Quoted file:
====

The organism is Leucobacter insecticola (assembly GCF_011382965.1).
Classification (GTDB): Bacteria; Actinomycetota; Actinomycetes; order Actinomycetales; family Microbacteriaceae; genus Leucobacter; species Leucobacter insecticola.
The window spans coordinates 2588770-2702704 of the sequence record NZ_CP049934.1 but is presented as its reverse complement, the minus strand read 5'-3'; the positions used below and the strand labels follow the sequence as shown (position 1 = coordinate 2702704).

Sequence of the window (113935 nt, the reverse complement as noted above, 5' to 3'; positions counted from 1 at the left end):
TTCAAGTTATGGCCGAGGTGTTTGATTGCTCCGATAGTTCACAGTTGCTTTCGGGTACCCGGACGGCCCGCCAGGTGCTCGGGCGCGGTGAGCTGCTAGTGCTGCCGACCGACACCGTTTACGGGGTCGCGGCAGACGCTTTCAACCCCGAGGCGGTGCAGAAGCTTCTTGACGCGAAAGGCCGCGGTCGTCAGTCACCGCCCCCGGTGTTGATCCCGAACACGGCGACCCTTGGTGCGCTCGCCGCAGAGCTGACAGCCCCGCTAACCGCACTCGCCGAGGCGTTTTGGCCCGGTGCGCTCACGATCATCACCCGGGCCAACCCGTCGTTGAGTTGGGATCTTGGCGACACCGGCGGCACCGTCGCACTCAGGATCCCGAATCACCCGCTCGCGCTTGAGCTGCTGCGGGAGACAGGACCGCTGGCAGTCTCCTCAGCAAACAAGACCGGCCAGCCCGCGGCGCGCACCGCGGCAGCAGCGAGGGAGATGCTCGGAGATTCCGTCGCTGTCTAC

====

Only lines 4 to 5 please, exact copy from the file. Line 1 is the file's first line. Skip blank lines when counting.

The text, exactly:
Sequence of the window (113935 nt, the reverse complement as noted above, 5' to 3'; positions counted from 1 at the left end):
TTCAAGTTATGGCCGAGGTGTTTGATTGCTCCGATAGTTCACAGTTGCTTTCGGGTACCCGGACGGCCCGCCAGGTGCTCGGGCGCGGTGAGCTGCTAGTGCTGCCGACCGACACCGTTTACGGGGTCGCGGCAGACGCTTTCAACCCCGAGGCGGTGCAGAAGCTTCTTGACGCGAAAGGCCGCGGTCGTCAGTCACCGCCCCCGGTGTTGATCCCGAACACGGCGACCCTTGGTGCGCTCGCCGCAGAGCTGACAGCCCCGCTAACCGCACTCGCCGAGGCGTTTTGGCCCGGTGCGCTCACGATCATCACCCGGGCCAACCCGTCGTTGAGTTGGGATCTTGGCGACACCGGCGGCACCGTCGCACTCAGGATCCCGAATCACCCGCTCGCGCTTGAGCTGCTGCGGGAGACAGGACCGCTGGCAGTCTCCTCAGCAAACAAGACCGGCCAGCCCGCGGCGCGCACCGCGGCAGCAGCGAGGGAGATGCTCGGAGATTCCGTCGCTGTCTAC